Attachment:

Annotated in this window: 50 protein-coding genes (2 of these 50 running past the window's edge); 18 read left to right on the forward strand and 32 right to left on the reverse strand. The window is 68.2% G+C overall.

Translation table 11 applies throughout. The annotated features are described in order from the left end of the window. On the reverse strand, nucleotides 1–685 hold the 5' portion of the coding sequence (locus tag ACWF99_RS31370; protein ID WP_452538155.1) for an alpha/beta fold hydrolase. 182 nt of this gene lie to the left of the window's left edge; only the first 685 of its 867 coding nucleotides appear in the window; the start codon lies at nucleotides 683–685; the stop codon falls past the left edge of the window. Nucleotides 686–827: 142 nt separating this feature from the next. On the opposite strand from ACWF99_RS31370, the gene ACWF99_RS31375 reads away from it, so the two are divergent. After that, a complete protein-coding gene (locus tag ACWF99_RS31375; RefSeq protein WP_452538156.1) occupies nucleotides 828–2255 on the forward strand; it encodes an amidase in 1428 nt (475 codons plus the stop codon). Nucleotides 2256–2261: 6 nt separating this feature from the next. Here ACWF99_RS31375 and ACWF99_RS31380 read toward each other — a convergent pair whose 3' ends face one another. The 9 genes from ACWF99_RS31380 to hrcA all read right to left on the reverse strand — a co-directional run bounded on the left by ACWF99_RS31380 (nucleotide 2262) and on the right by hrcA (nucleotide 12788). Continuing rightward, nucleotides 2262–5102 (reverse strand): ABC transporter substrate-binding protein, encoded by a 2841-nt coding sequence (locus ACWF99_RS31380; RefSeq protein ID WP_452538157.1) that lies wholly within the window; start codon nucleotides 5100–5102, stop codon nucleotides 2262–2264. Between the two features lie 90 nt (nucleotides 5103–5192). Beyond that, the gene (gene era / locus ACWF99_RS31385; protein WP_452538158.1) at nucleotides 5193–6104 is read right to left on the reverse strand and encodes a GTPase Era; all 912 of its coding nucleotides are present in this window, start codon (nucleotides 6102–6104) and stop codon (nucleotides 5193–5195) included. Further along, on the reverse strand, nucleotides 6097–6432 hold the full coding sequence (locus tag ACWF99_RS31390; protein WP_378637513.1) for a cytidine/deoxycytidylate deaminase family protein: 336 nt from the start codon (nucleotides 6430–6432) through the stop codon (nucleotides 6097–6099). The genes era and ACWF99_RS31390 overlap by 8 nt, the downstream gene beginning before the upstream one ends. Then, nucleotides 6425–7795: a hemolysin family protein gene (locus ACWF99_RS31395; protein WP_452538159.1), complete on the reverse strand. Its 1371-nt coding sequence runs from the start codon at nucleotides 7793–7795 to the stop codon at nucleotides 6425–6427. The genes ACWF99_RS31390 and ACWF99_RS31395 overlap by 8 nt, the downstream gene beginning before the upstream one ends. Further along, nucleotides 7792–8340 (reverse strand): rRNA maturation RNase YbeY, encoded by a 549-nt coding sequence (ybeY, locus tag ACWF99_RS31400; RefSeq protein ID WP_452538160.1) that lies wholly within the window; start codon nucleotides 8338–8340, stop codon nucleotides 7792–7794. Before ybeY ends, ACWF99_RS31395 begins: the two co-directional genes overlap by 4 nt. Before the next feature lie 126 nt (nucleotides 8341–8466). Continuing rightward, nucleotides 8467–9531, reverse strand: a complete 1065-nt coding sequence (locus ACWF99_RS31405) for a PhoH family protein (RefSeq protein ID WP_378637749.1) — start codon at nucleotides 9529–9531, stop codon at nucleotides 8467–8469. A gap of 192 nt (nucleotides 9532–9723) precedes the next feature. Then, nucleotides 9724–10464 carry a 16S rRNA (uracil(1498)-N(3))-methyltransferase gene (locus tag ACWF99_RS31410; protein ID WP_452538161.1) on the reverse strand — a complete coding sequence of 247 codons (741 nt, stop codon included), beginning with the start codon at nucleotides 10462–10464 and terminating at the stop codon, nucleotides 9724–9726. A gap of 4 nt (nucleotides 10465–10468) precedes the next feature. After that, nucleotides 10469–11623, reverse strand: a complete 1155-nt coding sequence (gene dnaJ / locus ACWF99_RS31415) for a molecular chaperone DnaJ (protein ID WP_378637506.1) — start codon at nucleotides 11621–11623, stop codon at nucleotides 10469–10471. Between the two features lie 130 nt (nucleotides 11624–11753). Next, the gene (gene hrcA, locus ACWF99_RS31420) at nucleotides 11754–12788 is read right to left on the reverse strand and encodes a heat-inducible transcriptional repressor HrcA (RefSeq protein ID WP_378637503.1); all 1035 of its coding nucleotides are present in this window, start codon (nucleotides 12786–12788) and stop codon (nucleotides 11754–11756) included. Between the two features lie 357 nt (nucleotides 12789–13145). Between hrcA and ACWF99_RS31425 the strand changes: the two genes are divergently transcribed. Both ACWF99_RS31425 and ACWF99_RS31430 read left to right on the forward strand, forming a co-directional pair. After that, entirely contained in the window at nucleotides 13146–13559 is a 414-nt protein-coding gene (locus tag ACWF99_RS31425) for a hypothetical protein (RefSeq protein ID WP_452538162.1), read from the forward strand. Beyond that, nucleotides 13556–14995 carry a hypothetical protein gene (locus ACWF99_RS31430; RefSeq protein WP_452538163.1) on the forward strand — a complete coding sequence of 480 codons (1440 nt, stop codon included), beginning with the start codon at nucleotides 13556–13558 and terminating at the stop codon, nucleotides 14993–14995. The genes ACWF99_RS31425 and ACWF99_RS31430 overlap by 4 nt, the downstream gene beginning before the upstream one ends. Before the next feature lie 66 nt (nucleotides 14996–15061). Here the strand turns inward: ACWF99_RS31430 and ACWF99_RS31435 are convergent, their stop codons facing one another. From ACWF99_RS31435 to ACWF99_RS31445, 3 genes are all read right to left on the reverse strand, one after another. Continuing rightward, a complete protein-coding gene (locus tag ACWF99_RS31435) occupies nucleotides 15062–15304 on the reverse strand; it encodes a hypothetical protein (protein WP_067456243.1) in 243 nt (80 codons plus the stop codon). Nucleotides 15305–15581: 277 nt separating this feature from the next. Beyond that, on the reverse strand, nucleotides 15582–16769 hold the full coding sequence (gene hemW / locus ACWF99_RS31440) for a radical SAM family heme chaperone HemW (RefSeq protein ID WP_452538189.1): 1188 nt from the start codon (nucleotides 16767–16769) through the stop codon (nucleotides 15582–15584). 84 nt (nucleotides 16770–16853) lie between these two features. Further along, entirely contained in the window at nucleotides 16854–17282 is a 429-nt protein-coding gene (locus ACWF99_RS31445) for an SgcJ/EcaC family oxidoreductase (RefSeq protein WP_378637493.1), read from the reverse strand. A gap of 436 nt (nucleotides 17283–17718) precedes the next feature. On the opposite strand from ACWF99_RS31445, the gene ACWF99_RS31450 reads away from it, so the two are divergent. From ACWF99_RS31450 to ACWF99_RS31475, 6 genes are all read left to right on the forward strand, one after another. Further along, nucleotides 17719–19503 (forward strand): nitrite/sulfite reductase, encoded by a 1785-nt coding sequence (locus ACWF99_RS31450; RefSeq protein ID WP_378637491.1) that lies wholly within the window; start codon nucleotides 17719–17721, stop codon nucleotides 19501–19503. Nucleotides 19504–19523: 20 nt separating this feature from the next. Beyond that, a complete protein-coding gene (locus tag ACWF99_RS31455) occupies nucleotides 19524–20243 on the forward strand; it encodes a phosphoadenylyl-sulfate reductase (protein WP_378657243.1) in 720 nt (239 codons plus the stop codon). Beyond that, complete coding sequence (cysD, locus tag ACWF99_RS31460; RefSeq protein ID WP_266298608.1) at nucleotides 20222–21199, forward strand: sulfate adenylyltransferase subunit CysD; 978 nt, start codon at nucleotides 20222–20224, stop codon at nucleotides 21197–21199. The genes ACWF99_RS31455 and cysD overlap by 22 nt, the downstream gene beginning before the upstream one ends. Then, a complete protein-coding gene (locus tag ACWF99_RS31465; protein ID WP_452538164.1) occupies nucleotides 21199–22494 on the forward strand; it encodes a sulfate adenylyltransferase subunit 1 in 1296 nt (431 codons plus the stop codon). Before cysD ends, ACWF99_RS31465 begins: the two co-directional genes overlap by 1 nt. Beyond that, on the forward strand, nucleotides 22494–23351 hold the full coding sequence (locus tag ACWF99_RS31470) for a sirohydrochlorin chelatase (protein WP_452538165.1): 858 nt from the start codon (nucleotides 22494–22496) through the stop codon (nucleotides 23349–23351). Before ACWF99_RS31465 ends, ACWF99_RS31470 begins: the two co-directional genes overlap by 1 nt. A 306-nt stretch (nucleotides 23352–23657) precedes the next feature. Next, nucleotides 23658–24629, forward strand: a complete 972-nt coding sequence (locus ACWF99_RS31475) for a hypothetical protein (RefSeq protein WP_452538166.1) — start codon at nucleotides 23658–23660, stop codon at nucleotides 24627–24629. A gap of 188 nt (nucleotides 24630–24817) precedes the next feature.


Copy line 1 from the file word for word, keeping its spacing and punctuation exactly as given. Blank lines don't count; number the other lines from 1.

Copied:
Annotated in this window: 50 protein-coding genes (2 of these 50 running past the window's edge); 18 read left to right on the forward strand and 32 right to left on the reverse strand. The window is 68.2% G+C overall.